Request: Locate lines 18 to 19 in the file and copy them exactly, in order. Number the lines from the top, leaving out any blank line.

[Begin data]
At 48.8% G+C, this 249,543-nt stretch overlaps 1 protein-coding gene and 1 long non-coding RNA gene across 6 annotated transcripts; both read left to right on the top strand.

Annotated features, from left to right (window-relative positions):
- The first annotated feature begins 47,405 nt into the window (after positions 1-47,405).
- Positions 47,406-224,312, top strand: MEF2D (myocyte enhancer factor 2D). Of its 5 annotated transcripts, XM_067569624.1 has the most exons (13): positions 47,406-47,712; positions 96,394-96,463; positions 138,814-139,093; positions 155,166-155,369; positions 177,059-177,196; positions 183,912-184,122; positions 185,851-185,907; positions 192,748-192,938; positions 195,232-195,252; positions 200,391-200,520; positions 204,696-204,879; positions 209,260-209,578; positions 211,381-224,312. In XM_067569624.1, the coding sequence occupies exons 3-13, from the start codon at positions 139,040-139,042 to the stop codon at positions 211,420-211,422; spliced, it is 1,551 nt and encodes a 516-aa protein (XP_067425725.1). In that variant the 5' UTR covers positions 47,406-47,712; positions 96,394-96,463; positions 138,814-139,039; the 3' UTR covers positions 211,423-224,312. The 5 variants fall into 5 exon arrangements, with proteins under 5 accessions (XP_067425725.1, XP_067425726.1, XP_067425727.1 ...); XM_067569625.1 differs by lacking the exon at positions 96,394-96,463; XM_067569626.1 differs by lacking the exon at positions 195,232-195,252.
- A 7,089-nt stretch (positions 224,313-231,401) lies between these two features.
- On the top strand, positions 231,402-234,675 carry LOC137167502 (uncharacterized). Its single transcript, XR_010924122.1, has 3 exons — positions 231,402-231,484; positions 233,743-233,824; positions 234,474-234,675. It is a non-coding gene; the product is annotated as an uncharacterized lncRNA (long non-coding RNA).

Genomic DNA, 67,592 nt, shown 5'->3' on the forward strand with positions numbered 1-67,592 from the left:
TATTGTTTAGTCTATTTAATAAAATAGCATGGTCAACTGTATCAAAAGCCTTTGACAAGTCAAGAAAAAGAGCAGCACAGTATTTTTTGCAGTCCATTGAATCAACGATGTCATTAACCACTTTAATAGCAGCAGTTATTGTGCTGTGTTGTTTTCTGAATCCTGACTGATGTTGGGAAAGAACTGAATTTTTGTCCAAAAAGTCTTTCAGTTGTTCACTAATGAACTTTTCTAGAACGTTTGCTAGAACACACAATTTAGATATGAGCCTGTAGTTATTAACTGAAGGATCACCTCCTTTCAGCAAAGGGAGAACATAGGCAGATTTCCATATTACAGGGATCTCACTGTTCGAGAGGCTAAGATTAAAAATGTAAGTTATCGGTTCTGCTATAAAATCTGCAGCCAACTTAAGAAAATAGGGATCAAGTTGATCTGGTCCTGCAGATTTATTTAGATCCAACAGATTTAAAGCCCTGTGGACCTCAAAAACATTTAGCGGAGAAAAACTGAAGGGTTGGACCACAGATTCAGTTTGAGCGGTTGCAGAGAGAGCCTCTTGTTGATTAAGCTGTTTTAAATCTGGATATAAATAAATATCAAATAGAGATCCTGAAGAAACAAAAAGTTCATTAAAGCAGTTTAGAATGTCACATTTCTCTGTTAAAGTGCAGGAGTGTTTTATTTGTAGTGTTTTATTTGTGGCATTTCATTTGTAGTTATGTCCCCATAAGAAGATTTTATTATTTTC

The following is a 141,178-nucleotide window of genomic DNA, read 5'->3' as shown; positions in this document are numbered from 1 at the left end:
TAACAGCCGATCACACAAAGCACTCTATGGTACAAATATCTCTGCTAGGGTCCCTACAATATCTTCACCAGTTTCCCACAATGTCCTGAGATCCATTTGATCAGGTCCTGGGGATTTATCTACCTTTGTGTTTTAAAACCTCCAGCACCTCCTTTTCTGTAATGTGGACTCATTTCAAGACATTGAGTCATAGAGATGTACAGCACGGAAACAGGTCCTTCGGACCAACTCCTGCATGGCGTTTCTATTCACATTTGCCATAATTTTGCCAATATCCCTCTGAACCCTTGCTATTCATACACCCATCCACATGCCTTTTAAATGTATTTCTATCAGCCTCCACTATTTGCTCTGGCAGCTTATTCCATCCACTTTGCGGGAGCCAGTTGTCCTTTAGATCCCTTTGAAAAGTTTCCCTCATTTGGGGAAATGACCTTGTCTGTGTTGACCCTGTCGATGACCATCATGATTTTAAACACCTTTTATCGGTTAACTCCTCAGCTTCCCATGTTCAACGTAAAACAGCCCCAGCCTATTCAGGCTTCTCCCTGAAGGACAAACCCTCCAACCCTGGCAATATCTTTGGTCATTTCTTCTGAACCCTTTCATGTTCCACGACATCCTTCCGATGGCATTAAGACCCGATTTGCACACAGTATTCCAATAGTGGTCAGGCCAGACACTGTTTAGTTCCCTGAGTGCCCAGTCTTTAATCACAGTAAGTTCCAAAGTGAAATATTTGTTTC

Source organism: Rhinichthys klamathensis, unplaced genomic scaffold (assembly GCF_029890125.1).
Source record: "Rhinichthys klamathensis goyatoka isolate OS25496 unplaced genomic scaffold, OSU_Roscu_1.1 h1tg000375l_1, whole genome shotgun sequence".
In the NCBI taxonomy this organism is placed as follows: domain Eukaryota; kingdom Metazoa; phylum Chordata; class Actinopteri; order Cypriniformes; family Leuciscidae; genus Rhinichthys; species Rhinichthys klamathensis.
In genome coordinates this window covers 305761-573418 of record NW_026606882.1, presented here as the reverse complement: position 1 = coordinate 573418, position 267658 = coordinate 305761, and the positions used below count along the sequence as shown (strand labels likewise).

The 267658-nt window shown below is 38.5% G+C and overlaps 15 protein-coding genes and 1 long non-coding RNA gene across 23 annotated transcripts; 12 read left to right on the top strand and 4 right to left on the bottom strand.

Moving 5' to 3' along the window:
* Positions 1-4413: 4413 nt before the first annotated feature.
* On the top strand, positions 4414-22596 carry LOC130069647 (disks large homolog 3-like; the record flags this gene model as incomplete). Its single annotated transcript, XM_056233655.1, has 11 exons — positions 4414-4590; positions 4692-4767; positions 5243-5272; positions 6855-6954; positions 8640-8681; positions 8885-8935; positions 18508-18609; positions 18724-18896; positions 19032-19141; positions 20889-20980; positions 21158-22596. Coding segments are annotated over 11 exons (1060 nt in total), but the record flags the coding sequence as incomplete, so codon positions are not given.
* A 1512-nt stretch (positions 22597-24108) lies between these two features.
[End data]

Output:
* On the top strand, positions 4414-22596 carry LOC130069647 (disks large homolog 3-like; the record flags this gene model as incomplete). Its single annotated transcript, XM_056233655.1, has 11 exons — positions 4414-4590; positions 4692-4767; positions 5243-5272; positions 6855-6954; positions 8640-8681; positions 8885-8935; positions 18508-18609; positions 18724-18896; positions 19032-19141; positions 20889-20980; positions 21158-22596. Coding segments are annotated over 11 exons (1060 nt in total), but the record flags the coding sequence as incomplete, so codon positions are not given.
* A 1512-nt stretch (positions 22597-24108) lies between these two features.